(Photo from Flickr user photosteve101 used under Creative Commons license)

By now, it has become popular wisdom that it is getting harder to make it economically in America. Median wages have flattened, rewards for more productive workplaces tend to flow to those at the top, and the essentials of life and upward mobility—education and health care—have increased in price faster than almost anything else.

It would be nice if that were not all true. But a report released Thursday by the Pew Charitable Trusts only adds to the evidence that it is. The report finds that members of Generation X—defined in the study as those born between 1965 and 1980—earn median income of $43,000 a year–significantly more than their parents did at similar ages. But just 36 percent of them have more wealth.


(Pew Charitable Trusts)

The report found that the big culprit here is debt. The median member of Generation X carries nearly six times more debt than their parents did around the same age. Nearly everyone in Generation X reported holding student loan, credit card, medical or other debt. And the median debt burden is $7,000. Their parents, by comparison, held a little over $1,000 in debt at a similar point in their lives.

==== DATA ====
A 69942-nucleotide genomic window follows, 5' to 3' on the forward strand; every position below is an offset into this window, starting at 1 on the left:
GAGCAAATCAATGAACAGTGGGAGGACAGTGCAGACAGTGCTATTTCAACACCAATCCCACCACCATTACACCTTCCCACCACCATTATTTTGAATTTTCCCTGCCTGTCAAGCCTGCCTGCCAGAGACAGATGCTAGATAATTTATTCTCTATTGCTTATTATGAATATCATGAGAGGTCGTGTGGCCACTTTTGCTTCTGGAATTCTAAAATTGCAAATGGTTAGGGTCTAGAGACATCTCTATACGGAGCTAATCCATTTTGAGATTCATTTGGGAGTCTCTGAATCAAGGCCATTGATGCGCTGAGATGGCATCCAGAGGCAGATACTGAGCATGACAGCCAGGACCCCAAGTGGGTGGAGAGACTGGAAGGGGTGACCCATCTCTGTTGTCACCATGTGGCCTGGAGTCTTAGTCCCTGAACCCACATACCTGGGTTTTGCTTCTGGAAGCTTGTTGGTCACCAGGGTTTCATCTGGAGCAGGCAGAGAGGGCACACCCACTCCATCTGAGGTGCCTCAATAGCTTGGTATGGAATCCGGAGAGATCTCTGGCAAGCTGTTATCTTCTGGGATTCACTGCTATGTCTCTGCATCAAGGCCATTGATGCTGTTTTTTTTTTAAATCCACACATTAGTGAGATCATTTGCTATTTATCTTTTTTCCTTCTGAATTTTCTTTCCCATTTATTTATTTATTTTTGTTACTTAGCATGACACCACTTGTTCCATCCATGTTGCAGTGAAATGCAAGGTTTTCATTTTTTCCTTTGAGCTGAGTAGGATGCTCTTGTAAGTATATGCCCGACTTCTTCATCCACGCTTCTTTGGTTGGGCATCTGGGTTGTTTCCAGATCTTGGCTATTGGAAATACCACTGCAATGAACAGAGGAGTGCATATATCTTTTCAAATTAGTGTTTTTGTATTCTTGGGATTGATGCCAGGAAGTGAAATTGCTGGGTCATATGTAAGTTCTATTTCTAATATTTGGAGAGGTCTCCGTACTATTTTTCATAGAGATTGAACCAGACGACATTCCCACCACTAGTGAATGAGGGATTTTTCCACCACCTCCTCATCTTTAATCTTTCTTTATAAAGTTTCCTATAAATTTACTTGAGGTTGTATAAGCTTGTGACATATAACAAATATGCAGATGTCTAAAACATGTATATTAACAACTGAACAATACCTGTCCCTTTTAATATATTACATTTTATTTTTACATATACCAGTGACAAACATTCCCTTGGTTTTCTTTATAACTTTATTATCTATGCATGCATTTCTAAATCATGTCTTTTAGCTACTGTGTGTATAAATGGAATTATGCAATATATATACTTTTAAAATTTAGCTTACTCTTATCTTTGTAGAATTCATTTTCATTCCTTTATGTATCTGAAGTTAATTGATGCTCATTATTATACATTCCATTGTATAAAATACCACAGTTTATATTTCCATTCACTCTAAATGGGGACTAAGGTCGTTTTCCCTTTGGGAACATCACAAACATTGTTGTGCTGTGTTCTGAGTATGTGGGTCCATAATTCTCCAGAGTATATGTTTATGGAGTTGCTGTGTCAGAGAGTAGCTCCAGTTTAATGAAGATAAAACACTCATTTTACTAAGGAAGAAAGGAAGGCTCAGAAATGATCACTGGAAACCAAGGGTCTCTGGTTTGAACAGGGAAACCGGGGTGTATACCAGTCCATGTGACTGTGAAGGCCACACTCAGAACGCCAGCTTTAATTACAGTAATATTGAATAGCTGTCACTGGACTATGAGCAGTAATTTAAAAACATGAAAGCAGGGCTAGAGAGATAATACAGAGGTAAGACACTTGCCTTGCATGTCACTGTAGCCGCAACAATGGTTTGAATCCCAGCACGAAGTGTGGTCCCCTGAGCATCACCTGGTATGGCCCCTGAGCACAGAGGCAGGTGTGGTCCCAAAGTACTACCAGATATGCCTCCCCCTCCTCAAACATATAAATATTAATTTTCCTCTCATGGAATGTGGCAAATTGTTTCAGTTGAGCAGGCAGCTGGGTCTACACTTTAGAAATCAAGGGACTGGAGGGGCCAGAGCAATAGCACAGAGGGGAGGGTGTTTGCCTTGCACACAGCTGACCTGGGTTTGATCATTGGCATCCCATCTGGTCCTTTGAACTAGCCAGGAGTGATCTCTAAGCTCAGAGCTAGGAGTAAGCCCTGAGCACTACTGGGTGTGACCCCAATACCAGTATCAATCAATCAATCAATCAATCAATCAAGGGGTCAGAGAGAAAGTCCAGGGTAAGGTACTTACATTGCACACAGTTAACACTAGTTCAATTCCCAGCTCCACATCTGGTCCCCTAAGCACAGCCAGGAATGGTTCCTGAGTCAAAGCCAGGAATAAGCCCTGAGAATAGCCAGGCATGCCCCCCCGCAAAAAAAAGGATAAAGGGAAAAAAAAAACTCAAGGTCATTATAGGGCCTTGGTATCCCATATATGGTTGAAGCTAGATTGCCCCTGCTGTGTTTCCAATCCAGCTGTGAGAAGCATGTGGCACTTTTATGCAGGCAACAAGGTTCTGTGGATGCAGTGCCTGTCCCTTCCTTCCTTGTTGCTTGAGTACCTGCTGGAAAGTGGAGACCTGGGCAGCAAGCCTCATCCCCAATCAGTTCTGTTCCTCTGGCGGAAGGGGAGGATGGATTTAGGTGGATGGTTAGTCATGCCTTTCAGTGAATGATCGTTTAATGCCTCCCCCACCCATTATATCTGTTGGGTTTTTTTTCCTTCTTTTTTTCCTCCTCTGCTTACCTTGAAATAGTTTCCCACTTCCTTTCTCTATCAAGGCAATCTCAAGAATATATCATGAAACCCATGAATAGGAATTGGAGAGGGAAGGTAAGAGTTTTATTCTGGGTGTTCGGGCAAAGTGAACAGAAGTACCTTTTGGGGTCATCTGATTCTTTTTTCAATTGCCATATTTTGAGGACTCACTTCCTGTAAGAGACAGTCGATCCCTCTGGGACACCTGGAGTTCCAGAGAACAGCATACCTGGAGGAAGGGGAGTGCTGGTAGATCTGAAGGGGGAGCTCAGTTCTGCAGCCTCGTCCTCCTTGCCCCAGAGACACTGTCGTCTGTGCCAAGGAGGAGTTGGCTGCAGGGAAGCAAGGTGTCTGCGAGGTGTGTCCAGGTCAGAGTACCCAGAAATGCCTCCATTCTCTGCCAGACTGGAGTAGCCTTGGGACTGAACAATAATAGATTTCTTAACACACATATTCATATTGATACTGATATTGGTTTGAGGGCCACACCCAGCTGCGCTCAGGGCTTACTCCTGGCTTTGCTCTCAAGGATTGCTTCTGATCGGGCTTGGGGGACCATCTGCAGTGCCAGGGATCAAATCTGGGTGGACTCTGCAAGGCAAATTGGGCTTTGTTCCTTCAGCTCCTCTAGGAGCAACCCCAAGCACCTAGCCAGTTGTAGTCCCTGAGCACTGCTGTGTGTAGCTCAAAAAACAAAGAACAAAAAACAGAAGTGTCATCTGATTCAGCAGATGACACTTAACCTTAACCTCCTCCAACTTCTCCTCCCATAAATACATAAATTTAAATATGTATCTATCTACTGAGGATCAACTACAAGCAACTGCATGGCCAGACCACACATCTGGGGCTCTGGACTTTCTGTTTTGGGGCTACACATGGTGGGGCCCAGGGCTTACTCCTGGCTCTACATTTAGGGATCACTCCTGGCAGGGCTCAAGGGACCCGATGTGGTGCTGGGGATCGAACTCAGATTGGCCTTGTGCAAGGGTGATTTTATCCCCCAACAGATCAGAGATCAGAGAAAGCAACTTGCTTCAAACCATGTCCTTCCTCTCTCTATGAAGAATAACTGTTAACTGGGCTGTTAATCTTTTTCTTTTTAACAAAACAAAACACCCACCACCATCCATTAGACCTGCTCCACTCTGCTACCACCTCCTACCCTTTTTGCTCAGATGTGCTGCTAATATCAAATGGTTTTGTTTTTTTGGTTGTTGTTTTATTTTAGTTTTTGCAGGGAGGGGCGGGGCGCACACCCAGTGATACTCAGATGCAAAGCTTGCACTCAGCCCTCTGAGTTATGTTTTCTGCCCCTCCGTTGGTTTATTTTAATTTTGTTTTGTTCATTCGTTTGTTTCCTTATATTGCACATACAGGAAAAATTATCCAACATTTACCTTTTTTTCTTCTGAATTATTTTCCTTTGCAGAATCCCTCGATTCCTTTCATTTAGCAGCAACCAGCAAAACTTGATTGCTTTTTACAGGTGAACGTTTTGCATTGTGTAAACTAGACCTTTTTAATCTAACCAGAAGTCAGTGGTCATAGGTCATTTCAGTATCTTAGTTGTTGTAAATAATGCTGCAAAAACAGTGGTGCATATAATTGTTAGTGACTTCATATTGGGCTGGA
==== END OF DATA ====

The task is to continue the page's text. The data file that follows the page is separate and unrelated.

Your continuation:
“The findings show that Gen X has bigger hurdles to overcome than previous generations did to achieve financial security,” said Diana Elliott, research officer for financial security and mobility at Pew.

The report found that economic mobility also is proving to be tougher for Gen Xers than their parents. Of the 30- and 40-somethings born into families at the bottom of the income heap, half are stuck there and nearly three-quarters have not made it to the middle.

Those at the top also tended to stay in place: nearly 7 in 10 now occupying the top income rung in their 30s are from families whose parents were also above the middle income quintile when they were in their 30s. The report also found what others have concluded when it comes to the characteristics of those closer to the top: they are more likely to be married or part of a couple than those at the bottom. They are also more likely to be college-educated.

The report, which used statistical techniques such as inflation adjustment and adjustments in family income to compensate for the size of families to help facilitate comparisons, offers some sobering implications for the children of Gen Xers–who will find it even harder to move up if their parents do not build more wealth.

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